If there’s one positive thing we’ve learned during the first weeks of the pandemic, it’s that there are heroes all around us, most prominently caring for patients in hospitals, stocking shelves and assisting customers in grocery stores, and protecting our towns and cities as first responders.
But, heroes also exist throughout the Babson College community. Just days after the coronavirus outbreak took hold of the United States, students, alumni, faculty, and staff made a variety of contributions, from coordinating travel arrangements, to offering free learning opportunities, to donating—and innovating ways to provide—personal protective equipment.
These stories are condensed versions that originally appeared on Babson Thought & Action, where you can read more about these and other Babson Heroes.
Fearing the impact that the global coronavirus outbreak may have on Babson College’s financial health, Edward Chiu needed to make a call.
The person he dialed? Robert Weissman ’64, H’94, P’87 ’90, G’20.
On the phone, Chiu, the Governor Craig R. Benson Endowed Senior Vice President for Advancement, outlined a proposal. What if Weissman’s annual contribution to the College was allocated to current needs? That would allow College leadership the flexibility to address head-on whatever issues they may encounter.
Weissman listened to the proposal. He didn’t hesitate with an answer.
“Extraordinary times call for extraordinary action,” Weissman said. “I want to ensure the well-being of Babson students, faculty, and staff.”
And, so, with that phone call, $1 million was given to Babson to use however it sees fit in a time of unprecedented crisis and uncertainty.
Weissman’s gift is just another in a long line of generous contributions that he and his wife, Jan P’87 ’90, G’20, have made to the school. In just the last couple of years, they have supported projects that have radically changed the look and feel of campus: the relocation of the Babson World Globe and the openings of both the Weissman Foundry and Babson Commons at Horn Library. During the course of their lives, they have committed more than $100 million to the College.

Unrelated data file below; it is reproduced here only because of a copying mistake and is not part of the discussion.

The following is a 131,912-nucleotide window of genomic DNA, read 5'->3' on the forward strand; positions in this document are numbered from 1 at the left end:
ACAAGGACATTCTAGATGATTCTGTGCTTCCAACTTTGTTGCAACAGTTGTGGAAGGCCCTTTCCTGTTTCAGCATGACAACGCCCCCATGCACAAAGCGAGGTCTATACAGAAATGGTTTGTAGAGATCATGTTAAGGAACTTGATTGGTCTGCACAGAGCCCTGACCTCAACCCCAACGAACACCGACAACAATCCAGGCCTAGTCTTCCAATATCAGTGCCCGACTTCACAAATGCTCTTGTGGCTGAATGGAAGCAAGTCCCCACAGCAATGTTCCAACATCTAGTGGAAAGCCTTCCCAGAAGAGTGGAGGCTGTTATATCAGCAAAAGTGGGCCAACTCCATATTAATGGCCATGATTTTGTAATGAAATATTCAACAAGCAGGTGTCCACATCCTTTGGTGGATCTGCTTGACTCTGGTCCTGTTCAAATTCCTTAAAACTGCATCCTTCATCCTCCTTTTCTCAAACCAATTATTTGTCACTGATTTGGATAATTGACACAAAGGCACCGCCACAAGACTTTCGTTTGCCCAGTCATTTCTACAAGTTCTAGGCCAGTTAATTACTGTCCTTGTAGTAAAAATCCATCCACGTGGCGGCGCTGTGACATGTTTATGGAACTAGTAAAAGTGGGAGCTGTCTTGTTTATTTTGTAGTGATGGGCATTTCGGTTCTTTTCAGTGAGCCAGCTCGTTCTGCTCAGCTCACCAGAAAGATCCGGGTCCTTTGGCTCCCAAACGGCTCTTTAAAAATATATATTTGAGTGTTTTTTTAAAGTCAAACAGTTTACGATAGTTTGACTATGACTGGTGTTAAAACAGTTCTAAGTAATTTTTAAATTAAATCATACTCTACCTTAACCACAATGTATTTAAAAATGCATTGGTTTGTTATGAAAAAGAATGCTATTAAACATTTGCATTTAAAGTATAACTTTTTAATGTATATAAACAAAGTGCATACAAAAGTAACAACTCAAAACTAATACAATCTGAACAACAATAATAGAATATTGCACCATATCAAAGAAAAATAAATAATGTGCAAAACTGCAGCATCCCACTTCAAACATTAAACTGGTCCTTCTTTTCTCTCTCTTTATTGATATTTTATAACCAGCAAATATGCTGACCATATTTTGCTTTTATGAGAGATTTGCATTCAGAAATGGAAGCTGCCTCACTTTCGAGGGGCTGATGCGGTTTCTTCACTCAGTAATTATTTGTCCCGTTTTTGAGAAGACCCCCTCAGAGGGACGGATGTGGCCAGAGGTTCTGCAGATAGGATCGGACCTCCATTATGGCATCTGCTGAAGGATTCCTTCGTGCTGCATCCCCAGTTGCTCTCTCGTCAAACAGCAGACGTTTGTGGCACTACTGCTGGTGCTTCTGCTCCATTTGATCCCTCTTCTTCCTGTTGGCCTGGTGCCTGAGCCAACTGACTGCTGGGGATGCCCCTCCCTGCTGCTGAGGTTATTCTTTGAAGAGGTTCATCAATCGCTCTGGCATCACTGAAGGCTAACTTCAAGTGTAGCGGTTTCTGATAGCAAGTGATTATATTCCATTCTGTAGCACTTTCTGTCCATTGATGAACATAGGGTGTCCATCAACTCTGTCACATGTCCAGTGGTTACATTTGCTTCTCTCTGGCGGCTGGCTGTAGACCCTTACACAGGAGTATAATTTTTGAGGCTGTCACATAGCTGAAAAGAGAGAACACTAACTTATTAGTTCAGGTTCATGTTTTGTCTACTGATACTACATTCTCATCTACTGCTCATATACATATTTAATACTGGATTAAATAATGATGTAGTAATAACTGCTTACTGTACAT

“No words can describe the impact that they and their entire family continue to have on Babson,” Chiu said. “Guardian angel might be a good way to describe it.”
Read the original story by John Crawford: ‘Extraordinary Times Call for Extraordinary Action’ »
Ettore Biagioni ’80, Board of Trustees, Global Advisory Board (GAB) member and former GAB chair, received numerous notes of appreciation shortly after purchasing flights home for nine Global Scholars—international students in financial need—one of many acts of kindness during Babson’s online transition in response to the coronavirus outbreak.
Yet, one message in particular led Biagioni to reflect on the influence of paying it forward. It said, “I look forward to giving back the way I received.”
“That is the purpose of all of this,” he said. “It’s something they’re going to remember in the future, to give back to others who are less fortunate when they’ve succeeded in their professional careers.”
Trustee Fred Kiang ’70, MBA’75, H’19, and Sunil Goyal P’13 ’16 ’19, both also members of the Global Advisory Board, joined Biagioni, and the three were instrumental in helping students quickly reunite with family and friends.
Read the original story by Bryan Lipiner: Giving Back, to Move Forward »
Have you heard this narrative before? Entrepreneurs, faced with an obstacle, find a solution, offering greater opportunities for those in need than what was previously available.
Michael Ioffe ’21 and Ryan Laverty ’20 tackled that challenge when they founded text-messaging learning platform Arist last year. They did so again when they announced free access to Arist for all schools affected by the coronavirus outbreak, allowing students who may not have access to online course offerings the chance to continue their studies.
“With the realization that many of our peers may not have access to the internet, our team came together and realized this could be a way to help,” Ioffe said. “We see it as the ability to fix a pressing problem in a time of need.”
Read the original story by Bryan Lipiner: Paying It Forward »
As people were forced into isolation during the outbreak—cut off from work and school, shops and restaurants, neighbors and communities—Alex Freeman ’15 found herself focused on those in need during the stay-at-home orders.
“In times like these, it is so important to think of others,” she said.